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Mirabegron add-on therapy to tamsulosin for the treatment of overactive bladder in men with lower urinary tract symptoms: a randomized, placebo-controlled study (MATCH)

  • Hidehiro Kakizaki 1,
  • Kyu-Sung Lee 2,
  • Osamu Yamamoto 3,
  • Jar Jar Jong 4,
  • Daisuke Katou 3,
  • Budiwan Sumarsono 4,
  • Satoshi Uno 3,
  • Osamu Yamaguchi 5
1 Asahikawa Medical University, Asahikawa, Japan 2 Samsung Medical Center, Sungkyunkwan University School of Medicine, Seoul, Korea 3 Astellas Pharma Inc., Tokyo, Japan 4 Astellas Pharma, Singapore 5 Division of Bioengineering and LUTD Research, Nihon University School of Engineering, Koriyama, Japan

Publication: European Urology Focus, November 2020

Background

Men with lower urinary tract symptoms (LUTS) treated with α-blockers (eg, tamsulosin) may experience overactive bladder (OAB) symptoms and receive add-on antimuscarinics. Mirabegron (a β3-adrenoreceptor agonist) is an alternative add-on therapy.

Objective

To evaluate the efficacy of mirabegron versus placebo in men with OAB symptoms receiving tamsulosin for LUTS.

Design, setting, and participants

Japanese and Korean men with OAB treated with tamsulosin for LUTS (January 2016–July 2017).

Intervention

Single-blind, 4-wk screening: tamsulosin plus placebo orally once daily; double-blind, 12-wk treatment: patients randomized (n = 568) to mirabegron 50 mg or placebo, as add-on to tamsulosin.

Outcome measurements and statistical analysis

Primary endpoint: baseline to end of treatment (EoT) change in the mean number of micturitions/24 h, based on a 3-d voiding diary. Secondary endpoints: change in other diary variables and patient-reported outcomes from baseline to EoT. The primary endpoint was analyzed by analysis of covariance, including treatment group and region as fixed factors and baseline as a covariate.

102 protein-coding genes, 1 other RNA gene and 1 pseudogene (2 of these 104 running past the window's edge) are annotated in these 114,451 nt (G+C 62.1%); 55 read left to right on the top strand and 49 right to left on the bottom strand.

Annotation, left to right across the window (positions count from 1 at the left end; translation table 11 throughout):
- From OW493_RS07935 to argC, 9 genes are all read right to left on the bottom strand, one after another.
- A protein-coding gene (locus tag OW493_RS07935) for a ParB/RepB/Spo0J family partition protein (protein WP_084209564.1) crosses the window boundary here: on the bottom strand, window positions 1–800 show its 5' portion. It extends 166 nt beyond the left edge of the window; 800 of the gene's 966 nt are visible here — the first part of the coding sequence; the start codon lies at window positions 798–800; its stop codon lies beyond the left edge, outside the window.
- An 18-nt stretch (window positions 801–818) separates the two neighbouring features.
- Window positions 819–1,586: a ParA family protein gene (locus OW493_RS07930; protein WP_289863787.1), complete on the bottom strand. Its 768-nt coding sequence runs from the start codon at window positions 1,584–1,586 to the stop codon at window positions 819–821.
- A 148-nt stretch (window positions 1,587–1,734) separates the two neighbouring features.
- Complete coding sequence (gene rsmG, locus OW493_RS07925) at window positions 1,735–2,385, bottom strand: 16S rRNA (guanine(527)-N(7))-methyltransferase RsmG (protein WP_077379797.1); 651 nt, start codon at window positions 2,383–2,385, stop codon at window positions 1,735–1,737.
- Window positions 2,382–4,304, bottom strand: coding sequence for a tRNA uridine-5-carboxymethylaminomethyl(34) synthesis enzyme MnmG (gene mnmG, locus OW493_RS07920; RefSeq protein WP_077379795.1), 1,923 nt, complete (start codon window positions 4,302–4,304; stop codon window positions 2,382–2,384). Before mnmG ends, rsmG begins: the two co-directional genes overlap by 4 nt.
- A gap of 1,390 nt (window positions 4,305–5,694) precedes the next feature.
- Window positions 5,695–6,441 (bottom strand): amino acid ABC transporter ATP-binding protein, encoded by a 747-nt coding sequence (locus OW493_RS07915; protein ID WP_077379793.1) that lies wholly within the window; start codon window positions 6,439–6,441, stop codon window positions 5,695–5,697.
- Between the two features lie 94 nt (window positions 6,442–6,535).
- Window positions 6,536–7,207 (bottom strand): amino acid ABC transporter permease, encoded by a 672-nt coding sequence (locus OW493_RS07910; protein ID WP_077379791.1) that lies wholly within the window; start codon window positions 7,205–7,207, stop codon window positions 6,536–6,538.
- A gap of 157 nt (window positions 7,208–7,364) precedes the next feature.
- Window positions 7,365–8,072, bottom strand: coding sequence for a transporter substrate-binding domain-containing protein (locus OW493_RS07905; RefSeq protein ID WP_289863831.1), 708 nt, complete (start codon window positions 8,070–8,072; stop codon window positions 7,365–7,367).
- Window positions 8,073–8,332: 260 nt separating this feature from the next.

Results and limitations

Mirabegron add-on therapy was superior to placebo in improving the primary endpoint (adjusted mean difference [95% confidence interval] vs placebo –0.52 [–0.82 to –0.21]) and secondary endpoints, including mean volume voided/micturition (12.08 [6.33–17.84]), OAB symptom score (–0.65 [–1.04 to –0.26]), International Prostate Symptom Score total (–1.19 [–1.94 to –0.44]), storage (–0.78 [–1.13 to –0.43]), quality of life scores (–0.29 [–0.51 to –0.07]), OAB symptom bother (–4.52 [–6.91 to –2.13]), and total health-related quality of life (2.79 [1.13 to 4.44]). Differences, compared with placebo, in urgency, urgency urinary incontinence, and nocturia were not statistically significant. Mirabegron was well tolerated, with no major safety concerns. Limitations included a lack of antimuscarinic comparison.

Conclusions

The mirabegron add-on therapy to tamsulosin for 12 wk in men with LUTS and OAB symptoms demonstrated superior efficacy to placebo and was well tolerated.